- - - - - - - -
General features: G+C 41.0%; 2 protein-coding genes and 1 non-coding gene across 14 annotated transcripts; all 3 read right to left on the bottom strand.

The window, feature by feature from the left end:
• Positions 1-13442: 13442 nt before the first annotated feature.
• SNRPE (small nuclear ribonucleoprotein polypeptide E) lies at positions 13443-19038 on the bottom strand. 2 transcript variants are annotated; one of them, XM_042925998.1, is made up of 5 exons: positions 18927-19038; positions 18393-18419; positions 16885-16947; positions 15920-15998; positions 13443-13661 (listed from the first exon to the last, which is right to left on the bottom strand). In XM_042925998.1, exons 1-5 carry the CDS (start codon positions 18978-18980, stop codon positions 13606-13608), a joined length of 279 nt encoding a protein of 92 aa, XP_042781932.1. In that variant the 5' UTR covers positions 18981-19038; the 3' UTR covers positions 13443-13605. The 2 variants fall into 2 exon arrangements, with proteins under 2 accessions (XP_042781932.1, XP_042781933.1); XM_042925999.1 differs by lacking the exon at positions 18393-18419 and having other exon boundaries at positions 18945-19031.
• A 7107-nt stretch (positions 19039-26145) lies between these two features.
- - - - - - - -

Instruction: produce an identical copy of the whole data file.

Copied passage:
General features: G+C 41.0%; 2 protein-coding genes and 1 non-coding gene across 14 annotated transcripts; all 3 read right to left on the bottom strand.

The window, feature by feature from the left end:
• Positions 1-13442: 13442 nt before the first annotated feature.
• SNRPE (small nuclear ribonucleoprotein polypeptide E) lies at positions 13443-19038 on the bottom strand. 2 transcript variants are annotated; one of them, XM_042925998.1, is made up of 5 exons: positions 18927-19038; positions 18393-18419; positions 16885-16947; positions 15920-15998; positions 13443-13661 (listed from the first exon to the last, which is right to left on the bottom strand). In XM_042925998.1, exons 1-5 carry the CDS (start codon positions 18978-18980, stop codon positions 13606-13608), a joined length of 279 nt encoding a protein of 92 aa, XP_042781932.1. In that variant the 5' UTR covers positions 18981-19038; the 3' UTR covers positions 13443-13605. The 2 variants fall into 2 exon arrangements, with proteins under 2 accessions (XP_042781932.1, XP_042781933.1); XM_042925999.1 differs by lacking the exon at positions 18393-18419 and having other exon boundaries at positions 18945-19031.
• A 7107-nt stretch (positions 19039-26145) lies between these two features.